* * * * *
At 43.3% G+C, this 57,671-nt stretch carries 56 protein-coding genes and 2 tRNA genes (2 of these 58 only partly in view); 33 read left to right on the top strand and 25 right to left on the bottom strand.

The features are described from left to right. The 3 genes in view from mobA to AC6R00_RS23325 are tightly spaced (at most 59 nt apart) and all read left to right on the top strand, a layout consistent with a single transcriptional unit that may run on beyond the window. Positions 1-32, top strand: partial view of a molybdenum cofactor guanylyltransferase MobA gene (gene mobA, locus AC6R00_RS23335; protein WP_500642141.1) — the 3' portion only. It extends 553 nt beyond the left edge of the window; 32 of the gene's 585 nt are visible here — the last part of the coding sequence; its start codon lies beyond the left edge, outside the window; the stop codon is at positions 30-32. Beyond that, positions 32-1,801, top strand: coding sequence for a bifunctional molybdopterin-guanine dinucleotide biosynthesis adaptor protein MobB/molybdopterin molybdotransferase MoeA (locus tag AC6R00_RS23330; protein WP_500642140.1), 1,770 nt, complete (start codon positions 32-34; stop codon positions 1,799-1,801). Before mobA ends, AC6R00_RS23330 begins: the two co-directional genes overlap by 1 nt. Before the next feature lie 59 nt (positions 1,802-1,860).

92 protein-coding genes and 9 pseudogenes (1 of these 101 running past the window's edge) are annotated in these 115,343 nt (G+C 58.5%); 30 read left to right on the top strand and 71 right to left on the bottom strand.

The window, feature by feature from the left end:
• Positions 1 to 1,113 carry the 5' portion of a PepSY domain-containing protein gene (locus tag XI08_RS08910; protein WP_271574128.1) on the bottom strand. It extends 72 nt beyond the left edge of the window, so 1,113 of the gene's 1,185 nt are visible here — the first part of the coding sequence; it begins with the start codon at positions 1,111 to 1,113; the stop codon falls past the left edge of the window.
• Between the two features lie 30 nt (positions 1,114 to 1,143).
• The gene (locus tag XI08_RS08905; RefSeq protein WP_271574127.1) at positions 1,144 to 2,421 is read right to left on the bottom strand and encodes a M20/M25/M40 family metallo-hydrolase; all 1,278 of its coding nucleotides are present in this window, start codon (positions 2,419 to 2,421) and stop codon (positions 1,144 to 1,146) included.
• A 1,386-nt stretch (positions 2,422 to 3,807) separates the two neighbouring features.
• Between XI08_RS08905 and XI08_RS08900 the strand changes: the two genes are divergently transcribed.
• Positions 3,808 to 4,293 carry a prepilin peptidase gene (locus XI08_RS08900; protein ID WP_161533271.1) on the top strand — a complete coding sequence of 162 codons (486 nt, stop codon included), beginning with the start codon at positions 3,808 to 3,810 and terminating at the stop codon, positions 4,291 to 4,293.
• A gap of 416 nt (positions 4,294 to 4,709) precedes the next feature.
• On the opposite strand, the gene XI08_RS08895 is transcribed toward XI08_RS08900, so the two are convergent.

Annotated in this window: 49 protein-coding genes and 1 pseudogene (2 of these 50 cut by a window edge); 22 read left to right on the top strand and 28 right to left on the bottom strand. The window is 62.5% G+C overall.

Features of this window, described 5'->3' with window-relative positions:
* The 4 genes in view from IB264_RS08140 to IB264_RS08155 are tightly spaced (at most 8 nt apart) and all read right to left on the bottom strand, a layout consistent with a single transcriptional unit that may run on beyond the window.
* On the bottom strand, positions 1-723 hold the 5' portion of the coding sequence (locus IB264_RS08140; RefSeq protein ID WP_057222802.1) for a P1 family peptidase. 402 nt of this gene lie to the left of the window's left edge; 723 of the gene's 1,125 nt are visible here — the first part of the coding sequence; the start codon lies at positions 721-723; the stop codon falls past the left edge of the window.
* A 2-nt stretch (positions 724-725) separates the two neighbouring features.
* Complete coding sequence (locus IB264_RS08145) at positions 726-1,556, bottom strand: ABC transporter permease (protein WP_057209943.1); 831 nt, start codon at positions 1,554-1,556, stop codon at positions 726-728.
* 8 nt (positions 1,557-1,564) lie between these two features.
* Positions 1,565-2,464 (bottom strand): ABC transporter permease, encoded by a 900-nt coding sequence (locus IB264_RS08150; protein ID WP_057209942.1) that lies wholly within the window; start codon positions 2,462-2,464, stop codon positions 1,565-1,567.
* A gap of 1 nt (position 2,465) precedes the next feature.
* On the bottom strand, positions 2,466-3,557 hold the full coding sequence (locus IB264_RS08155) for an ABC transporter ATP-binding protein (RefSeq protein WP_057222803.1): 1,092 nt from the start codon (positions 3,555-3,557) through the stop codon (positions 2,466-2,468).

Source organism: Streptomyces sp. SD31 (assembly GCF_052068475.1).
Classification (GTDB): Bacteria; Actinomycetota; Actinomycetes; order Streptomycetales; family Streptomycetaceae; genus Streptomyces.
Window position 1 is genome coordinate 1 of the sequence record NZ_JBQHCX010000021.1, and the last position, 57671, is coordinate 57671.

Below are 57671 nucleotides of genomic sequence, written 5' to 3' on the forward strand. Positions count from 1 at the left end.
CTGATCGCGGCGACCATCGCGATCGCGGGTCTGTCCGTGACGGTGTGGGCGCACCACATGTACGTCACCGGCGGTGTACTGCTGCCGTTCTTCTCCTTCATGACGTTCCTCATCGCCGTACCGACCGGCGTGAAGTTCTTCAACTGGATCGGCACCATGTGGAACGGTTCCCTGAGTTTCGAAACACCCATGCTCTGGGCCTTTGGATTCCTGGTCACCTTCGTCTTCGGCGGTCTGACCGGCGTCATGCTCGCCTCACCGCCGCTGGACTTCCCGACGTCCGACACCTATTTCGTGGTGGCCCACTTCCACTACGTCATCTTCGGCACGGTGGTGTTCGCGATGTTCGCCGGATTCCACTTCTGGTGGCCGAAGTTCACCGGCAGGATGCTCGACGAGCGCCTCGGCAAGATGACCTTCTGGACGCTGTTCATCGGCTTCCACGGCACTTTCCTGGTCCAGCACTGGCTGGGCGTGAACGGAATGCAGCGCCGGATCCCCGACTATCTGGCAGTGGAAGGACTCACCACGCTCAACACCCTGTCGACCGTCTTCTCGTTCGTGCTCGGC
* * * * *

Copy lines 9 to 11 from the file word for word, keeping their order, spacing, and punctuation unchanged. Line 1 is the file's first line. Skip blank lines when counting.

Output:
• Between XI08_RS08905 and XI08_RS08900 the strand changes: the two genes are divergently transcribed.
• Positions 3,808 to 4,293 carry a prepilin peptidase gene (locus XI08_RS08900; protein ID WP_161533271.1) on the top strand — a complete coding sequence of 162 codons (486 nt, stop codon included), beginning with the start codon at positions 3,808 to 3,810 and terminating at the stop codon, positions 4,291 to 4,293.
• A gap of 416 nt (positions 4,294 to 4,709) precedes the next feature.